The screenshots (you can see some here and here) really drive home the fact that you can build very compelling rich client experiences with RCP. This stuff looks nothing like Eclipse. Which is very much the point.
It’s definitely worth watching as it evolves.
Change note: As pointed out by Richard Schwartz, I was incorrect to characterize Hannover as a complete re-write.
The Eclipse community suffered a great loss this weekend with the passing of Kim Clohessy. Within Eclipse, Kim was one of the leaders of the Open Healthcare Framework project. But for many of us who have deep roots with OTI, Kim had been a friend, mentor and colleague for many years.
I just received a note from Linda Campbell at QNX, who said it better than I ever could:
I am sad that I never told him personally how grateful I was for everything he did for me…. He was a very good man. In addition to being a visionary, he was kind, generous, honourable, loyal, and trustworthy. I feel very lucky to have had the chance to do business with him and to learn from his wisdom and experience…left his mark on all of us, and an entire industry to boot.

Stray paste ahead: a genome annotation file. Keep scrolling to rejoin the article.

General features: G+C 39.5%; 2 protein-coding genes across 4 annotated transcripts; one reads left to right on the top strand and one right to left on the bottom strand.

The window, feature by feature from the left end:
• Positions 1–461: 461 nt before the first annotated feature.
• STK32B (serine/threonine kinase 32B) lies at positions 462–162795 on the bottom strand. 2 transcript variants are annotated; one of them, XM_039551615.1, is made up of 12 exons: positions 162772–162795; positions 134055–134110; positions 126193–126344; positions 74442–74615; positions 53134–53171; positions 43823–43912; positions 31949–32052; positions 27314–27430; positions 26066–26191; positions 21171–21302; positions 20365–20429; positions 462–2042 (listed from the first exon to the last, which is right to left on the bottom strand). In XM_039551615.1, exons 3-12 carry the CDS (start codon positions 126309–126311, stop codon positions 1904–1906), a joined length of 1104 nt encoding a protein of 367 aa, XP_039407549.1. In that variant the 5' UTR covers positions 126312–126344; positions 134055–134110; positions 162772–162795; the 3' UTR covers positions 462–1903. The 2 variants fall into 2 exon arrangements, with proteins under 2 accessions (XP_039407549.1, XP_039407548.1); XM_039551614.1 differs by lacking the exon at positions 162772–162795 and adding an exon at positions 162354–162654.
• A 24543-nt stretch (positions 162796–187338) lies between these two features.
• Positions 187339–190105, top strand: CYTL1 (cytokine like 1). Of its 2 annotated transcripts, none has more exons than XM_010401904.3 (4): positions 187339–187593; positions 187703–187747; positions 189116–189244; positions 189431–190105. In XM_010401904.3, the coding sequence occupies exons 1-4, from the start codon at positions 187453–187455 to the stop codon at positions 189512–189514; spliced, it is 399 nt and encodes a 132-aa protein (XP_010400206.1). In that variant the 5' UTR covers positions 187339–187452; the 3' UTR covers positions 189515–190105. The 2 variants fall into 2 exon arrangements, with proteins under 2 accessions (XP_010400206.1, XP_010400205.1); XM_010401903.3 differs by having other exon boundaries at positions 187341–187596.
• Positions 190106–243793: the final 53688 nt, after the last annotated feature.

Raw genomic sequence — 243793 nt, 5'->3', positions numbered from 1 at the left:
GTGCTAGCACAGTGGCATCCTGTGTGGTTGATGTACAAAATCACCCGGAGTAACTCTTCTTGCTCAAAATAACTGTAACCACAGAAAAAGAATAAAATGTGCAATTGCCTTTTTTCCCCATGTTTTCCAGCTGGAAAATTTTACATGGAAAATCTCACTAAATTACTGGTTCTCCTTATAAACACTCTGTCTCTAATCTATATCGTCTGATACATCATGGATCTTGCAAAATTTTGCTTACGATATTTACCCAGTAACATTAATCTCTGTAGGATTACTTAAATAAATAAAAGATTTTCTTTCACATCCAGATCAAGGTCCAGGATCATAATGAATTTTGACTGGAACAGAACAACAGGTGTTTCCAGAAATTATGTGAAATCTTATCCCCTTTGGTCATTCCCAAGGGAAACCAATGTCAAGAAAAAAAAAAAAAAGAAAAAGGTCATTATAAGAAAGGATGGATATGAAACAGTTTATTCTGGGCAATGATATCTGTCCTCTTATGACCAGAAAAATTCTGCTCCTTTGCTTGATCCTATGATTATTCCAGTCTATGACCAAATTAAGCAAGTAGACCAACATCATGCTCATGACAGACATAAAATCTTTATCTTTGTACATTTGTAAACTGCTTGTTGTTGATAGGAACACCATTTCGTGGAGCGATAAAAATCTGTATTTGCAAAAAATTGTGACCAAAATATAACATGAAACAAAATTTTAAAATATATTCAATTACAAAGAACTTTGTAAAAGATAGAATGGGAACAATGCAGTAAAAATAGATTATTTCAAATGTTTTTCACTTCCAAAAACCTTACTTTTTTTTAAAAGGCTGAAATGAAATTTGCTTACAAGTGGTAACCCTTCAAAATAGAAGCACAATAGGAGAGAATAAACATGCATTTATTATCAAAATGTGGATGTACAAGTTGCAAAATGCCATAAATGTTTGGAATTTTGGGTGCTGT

It was only ten months ago that Kim joined John, Jon and I on our annual Northern Canada fishing trip. I will always remember his good humour and good company. He didn’t catch the biggest fish (see photo), but you couldn’t ask for more enjoyable company if you’re going to spend twelve hours in a small boat.
He will be missed.
For those who knew Kim, at the request of his family donations can be made to the American Melanoma Foundation.
Unfortunately, Eclipse.org is also starting to exhibit similar cracks. A cursory look at the architectures of many of the top level projects (WTP, STP, TPTP, BIRT etc.) shows the lack of intra-project cooperation is resulting in frameworks that simply don’t integrate with one another in they ways we all want them to. I’m not sure whether the PMCs are responsible for this failure or if it is also the committer’s responsibility to “fit in” to the larger Eclipse eco-system better.